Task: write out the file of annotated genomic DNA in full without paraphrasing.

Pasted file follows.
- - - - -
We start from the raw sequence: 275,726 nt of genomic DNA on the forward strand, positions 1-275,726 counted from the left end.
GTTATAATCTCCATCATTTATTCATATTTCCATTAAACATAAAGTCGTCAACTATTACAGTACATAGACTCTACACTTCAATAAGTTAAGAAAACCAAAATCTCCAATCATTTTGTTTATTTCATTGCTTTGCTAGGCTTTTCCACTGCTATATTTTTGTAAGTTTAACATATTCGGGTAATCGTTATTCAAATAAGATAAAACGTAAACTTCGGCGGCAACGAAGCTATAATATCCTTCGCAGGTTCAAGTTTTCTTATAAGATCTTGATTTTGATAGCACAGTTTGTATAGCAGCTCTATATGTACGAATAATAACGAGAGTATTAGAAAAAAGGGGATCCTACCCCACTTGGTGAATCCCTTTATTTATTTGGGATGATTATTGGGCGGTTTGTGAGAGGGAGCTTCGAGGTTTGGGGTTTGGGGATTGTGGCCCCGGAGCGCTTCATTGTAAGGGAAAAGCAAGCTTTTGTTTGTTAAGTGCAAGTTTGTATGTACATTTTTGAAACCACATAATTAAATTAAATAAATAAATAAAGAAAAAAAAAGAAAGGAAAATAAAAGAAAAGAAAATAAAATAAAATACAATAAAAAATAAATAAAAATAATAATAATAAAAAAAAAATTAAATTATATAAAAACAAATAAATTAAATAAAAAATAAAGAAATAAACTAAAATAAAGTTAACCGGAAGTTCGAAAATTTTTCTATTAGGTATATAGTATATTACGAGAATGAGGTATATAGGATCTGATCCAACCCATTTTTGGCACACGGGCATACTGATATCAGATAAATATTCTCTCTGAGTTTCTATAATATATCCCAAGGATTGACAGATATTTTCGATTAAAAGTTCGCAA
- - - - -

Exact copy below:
We start from the raw sequence: 275,726 nt of genomic DNA on the forward strand, positions 1-275,726 counted from the left end.
GTTATAATCTCCATCATTTATTCATATTTCCATTAAACATAAAGTCGTCAACTATTACAGTACATAGACTCTACACTTCAATAAGTTAAGAAAACCAAAATCTCCAATCATTTTGTTTATTTCATTGCTTTGCTAGGCTTTTCCACTGCTATATTTTTGTAAGTTTAACATATTCGGGTAATCGTTATTCAAATAAGATAAAACGTAAACTTCGGCGGCAACGAAGCTATAATATCCTTCGCAGGTTCAAGTTTTCTTATAAGATCTTGATTTTGATAGCACAGTTTGTATAGCAGCTCTATATGTACGAATAATAACGAGAGTATTAGAAAAAAGGGGATCCTACCCCACTTGGTGAATCCCTTTATTTATTTGGGATGATTATTGGGCGGTTTGTGAGAGGGAGCTTCGAGGTTTGGGGTTTGGGGATTGTGGCCCCGGAGCGCTTCATTGTAAGGGAAAAGCAAGCTTTTGTTTGTTAAGTGCAAGTTTGTATGTACATTTTTGAAACCACATAATTAAATTAAATAAATAAATAAAGAAAAAAAAAGAAAGGAAAATAAAAGAAAAGAAAATAAAATAAAATACAATAAAAAATAAATAAAAATAATAATAATAAAAAAAAAATTAAATTATATAAAAACAAATAAATTAAATAAAAAATAAAGAAATAAACTAAAATAAAGTTAACCGGAAGTTCGAAAATTTTTCTATTAGGTATATAGTATATTACGAGAATGAGGTATATAGGATCTGATCCAACCCATTTTTGGCACACGGGCATACTGATATCAGATAAATATTCTCTCTGAGTTTCTATAATATATCCCAAGGATTGACAGATATTTTCGATTAAAAGTTCGCAA